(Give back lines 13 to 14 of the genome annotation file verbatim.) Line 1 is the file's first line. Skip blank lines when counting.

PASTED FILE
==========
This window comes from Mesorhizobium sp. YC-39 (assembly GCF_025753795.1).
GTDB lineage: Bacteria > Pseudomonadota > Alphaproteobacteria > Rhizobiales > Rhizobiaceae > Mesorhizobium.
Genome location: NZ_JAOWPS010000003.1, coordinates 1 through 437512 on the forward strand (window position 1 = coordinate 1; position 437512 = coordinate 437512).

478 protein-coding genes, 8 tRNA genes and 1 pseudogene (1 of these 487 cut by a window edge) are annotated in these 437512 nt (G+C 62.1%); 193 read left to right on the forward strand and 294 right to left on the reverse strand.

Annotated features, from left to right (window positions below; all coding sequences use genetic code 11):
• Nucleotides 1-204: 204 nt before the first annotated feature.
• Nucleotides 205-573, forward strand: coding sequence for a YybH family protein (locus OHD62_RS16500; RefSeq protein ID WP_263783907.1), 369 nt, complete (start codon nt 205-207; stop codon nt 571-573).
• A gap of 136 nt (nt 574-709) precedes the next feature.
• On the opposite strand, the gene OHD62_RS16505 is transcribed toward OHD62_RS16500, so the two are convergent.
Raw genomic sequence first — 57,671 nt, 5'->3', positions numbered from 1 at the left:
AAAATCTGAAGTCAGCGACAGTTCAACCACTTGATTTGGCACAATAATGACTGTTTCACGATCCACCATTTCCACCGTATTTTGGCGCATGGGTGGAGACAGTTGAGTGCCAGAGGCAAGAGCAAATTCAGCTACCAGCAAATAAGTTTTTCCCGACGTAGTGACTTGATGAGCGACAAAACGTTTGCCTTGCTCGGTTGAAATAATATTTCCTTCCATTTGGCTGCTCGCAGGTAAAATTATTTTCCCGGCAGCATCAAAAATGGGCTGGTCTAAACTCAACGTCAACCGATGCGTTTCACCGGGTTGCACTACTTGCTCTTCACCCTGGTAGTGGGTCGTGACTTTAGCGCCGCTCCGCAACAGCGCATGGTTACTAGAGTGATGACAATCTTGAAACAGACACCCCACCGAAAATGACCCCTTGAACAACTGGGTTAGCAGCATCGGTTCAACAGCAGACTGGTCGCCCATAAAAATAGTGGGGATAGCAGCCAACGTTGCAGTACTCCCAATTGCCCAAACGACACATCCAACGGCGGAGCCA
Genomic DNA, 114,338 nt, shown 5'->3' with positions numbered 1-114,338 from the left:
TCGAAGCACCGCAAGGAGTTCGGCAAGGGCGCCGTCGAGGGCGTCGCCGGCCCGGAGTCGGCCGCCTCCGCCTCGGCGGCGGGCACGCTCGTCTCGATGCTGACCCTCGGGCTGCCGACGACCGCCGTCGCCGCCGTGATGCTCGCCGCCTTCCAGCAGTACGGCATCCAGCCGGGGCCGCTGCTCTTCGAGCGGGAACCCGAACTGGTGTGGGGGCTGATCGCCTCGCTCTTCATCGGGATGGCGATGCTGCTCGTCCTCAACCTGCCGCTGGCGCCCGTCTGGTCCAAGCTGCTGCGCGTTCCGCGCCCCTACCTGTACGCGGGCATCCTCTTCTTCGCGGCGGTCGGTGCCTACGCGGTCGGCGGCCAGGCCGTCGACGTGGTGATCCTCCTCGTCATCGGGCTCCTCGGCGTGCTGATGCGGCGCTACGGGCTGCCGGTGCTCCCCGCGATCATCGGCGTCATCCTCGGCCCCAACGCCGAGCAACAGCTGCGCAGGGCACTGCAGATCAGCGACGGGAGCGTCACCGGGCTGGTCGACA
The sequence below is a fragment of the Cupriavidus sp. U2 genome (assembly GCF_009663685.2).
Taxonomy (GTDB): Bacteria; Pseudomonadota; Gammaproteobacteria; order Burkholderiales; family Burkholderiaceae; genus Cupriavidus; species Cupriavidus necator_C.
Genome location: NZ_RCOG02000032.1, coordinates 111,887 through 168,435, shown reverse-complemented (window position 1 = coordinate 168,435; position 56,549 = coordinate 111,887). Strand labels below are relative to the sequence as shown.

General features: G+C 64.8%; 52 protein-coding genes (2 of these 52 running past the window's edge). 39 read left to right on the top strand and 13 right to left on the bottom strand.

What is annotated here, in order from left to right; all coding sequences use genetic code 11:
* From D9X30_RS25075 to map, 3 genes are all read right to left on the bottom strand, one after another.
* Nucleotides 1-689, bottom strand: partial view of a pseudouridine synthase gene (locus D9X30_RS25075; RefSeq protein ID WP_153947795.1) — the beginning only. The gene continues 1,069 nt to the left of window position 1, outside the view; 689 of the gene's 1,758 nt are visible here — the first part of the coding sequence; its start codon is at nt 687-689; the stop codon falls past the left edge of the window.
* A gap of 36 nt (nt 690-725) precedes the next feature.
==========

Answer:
TCGAAGCACCGCAAGGAGTTCGGCAAGGGCGCCGTCGAGGGCGTCGCCGGCCCGGAGTCGGCCGCCTCCGCCTCGGCGGCGGGCACGCTCGTCTCGATGCTGACCCTCGGGCTGCCGACGACCGCCGTCGCCGCCGTGATGCTCGCCGCCTTCCAGCAGTACGGCATCCAGCCGGGGCCGCTGCTCTTCGAGCGGGAACCCGAACTGGTGTGGGGGCTGATCGCCTCGCTCTTCATCGGGATGGCGATGCTGCTCGTCCTCAACCTGCCGCTGGCGCCCGTCTGGTCCAAGCTGCTGCGCGTTCCGCGCCCCTACCTGTACGCGGGCATCCTCTTCTTCGCGGCGGTCGGTGCCTACGCGGTCGGCGGCCAGGCCGTCGACGTGGTGATCCTCCTCGTCATCGGGCTCCTCGGCGTGCTGATGCGGCGCTACGGGCTGCCGGTGCTCCCCGCGATCATCGGCGTCATCCTCGGCCCCAACGCCGAGCAACAGCTGCGCAGGGCACTGCAGATCAGCGACGGGAGCGTCACCGGGCTGGTCGACA
The sequence below is a fragment of the Cupriavidus sp. U2 genome (assembly GCF_009663685.2).